By Nancy I. Maanao
(Tumon, Guam) As corruption scandals brew around Gov. Lou Leon Guerrero, so have calls from the public for Attorney General Leevin Camacho to investigate her and her administration.
The loudest among these involves the governor's authorization for her legal counsel and son in law, Haig Huynh, to procure illegally hotels for government quarantine and isolation that have outstanding loan balances with the Bank of Guam. Their family owns the controlling interest of the bank. Ms. Leon Guerrero was president and CEO of the bank prior to becoming governor. Her son took over. Mr. Huynh was her counsel at the bank as well.
Documents showing Mr. Huynh's procurement of the hotels, the involvement of the Attorney General's Office, the illegal advance payment of unexecuted contracts, and even the $32 million 2016 mortgage document between the Bank of Guam and the Pacific Star Hotel have publicly surfaced.
So why hasn't the attorney general launched an investigation?
Carlina Charfauros, spokeswoman for the attorney general, said no such corruption investigation has started because the contracts in question have not reached the AG's office yet for clearance as to legality and form.
Kandit has discovered that one of the governor's cabinet members, Department of Integrated Services for Individuals with Disabilities director Phyllis Leon Guerrero, is the attorney general's stepmother.
As a political appointee of the governor, Phyllis Leon Guerrero serves at her pleasure, and may be terminated without notice or due process.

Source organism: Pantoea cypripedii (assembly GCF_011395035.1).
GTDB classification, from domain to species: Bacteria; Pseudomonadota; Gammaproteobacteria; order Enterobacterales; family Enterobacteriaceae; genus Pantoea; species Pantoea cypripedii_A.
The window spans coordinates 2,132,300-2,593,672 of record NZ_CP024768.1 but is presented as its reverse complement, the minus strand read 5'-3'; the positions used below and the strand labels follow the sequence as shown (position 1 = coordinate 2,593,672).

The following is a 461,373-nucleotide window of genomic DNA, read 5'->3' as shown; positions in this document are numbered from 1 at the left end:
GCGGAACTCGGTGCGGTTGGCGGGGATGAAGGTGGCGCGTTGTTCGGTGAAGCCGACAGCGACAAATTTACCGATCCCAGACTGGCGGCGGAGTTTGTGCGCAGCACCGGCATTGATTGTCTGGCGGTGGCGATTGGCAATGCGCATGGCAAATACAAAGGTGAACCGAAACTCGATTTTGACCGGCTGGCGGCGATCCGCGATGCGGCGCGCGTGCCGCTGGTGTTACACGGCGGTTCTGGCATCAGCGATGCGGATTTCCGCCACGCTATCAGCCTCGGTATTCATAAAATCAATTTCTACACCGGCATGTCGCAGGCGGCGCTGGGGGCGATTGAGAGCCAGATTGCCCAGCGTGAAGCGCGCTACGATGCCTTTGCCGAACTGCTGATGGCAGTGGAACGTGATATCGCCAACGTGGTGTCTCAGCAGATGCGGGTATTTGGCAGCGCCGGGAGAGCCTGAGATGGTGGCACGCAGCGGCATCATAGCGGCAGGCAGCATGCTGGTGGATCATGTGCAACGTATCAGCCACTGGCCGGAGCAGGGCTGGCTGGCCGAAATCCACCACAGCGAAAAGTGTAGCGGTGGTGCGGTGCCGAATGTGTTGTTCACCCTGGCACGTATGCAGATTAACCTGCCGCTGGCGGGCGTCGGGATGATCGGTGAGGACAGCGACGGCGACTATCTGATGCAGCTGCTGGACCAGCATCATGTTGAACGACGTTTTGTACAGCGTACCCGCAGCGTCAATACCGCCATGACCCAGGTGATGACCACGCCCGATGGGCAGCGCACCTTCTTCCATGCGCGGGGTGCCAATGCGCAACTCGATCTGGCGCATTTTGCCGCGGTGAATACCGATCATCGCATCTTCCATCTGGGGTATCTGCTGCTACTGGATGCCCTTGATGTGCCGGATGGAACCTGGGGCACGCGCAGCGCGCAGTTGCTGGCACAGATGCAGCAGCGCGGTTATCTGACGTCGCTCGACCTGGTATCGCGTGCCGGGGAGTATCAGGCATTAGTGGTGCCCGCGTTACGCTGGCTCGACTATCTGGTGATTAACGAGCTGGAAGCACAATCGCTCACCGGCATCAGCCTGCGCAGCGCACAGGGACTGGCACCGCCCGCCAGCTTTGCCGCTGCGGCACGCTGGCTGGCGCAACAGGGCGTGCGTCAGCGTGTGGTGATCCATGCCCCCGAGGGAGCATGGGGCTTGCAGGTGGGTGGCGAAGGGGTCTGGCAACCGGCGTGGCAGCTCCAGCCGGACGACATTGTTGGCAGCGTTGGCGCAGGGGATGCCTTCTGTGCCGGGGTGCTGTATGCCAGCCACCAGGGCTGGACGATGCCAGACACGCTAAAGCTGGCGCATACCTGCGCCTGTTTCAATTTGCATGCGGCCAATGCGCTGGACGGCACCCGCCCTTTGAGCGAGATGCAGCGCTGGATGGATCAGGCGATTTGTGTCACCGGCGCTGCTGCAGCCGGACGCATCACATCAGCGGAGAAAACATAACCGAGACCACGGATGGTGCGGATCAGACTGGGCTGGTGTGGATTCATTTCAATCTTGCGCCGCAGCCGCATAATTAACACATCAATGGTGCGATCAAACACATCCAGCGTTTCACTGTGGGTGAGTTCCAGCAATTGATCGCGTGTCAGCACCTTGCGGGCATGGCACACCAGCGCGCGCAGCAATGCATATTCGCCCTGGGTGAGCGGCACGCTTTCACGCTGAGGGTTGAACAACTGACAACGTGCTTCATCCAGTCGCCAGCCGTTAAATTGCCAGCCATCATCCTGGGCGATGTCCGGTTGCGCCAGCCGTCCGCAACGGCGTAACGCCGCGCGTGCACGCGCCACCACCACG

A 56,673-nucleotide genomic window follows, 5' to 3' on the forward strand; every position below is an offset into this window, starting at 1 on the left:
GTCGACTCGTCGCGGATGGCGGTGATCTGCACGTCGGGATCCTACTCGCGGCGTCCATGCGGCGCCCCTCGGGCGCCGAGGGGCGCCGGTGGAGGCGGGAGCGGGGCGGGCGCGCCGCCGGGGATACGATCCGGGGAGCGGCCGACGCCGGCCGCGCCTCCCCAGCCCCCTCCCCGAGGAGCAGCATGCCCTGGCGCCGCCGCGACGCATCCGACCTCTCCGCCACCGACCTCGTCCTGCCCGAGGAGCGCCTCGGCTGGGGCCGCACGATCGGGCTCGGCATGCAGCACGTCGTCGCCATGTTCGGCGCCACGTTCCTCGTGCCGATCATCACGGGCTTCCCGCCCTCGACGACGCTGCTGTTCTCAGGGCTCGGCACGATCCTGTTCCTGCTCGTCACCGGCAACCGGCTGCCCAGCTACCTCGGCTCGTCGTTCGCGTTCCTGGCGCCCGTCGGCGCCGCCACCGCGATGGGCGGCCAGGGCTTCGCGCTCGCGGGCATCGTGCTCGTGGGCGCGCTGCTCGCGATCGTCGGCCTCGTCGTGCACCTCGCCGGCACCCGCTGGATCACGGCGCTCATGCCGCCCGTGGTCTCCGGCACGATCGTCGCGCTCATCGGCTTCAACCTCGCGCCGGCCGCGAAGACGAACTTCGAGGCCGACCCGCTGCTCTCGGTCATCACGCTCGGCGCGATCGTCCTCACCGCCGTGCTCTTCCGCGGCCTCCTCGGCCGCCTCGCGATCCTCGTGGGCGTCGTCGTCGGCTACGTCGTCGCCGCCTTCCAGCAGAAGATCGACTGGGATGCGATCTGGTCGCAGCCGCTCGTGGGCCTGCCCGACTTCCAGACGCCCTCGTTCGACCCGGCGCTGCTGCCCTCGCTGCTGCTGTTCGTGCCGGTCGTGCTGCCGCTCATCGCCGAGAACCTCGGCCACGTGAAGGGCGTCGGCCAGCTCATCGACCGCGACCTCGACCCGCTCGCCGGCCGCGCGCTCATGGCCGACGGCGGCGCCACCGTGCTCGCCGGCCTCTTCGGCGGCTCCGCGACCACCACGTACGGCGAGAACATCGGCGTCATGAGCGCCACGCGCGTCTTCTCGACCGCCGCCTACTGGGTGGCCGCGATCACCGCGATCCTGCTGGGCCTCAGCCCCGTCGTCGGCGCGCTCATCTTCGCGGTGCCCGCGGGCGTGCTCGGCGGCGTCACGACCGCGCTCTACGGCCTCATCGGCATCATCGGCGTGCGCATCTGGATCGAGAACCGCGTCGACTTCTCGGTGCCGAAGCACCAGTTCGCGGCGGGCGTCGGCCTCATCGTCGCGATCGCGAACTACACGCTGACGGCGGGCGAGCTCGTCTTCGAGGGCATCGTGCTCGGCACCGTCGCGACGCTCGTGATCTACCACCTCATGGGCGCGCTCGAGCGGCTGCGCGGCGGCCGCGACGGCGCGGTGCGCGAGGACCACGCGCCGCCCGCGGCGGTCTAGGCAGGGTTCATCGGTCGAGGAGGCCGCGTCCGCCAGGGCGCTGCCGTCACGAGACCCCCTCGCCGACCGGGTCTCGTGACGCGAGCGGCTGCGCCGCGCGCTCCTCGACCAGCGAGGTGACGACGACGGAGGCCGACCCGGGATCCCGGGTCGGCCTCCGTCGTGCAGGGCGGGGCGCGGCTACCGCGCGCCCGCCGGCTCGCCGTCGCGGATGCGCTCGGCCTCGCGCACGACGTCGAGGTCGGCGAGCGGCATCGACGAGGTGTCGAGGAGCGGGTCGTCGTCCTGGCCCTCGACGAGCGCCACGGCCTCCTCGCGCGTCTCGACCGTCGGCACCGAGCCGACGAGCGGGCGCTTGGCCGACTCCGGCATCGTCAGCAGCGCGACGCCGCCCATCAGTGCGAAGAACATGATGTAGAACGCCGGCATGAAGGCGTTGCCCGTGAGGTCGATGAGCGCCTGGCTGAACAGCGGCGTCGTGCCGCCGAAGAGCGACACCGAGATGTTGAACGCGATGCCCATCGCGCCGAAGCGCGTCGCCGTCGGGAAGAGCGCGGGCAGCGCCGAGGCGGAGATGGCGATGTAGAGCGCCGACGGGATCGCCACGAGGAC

"The fact that Ms. Leon Guerrero is employed as a director does not compromise the OAG's duty to investigate allegations of government corruption," Ms. Charfauros said. "When conflicts of interest do arise, we screen affected employees from involvement in the matter, including when the conflicted employee is the AG himself. Our office will continue to independently and objectively carry out its mission."
Ms. Charfauros explained that a 'conflict screen' is when an employee at the OAG, "is completely walled off from a case and the staff is made aware that a person/s should not have any knowledge of said case."
Is it possible for the guy in charge of the OAG, the AG himself, to be completely walled off? According to Ms. Charfauros, it is:
"The AG will conflict himself out if he believes it will affect the integrity of an investigation, review or any other matter the office handles," she said. "Independent counsel can be an option and is something we have done in the recent past. Having a conflict screen is also another option that we regularly utilize. We will continue to independently and objectively carry out our mission- be it investigations of government corruption, reviewing contracts, or any of the multiple functions our office performs."
One question remains: Who decides whether a conflict of interest exists that would trigger a conflict screen or the appointment of a special prosecutor?
Mr. Camacho also is a close personal friend of the governor's legal counsel and son in law, Haig Huynh.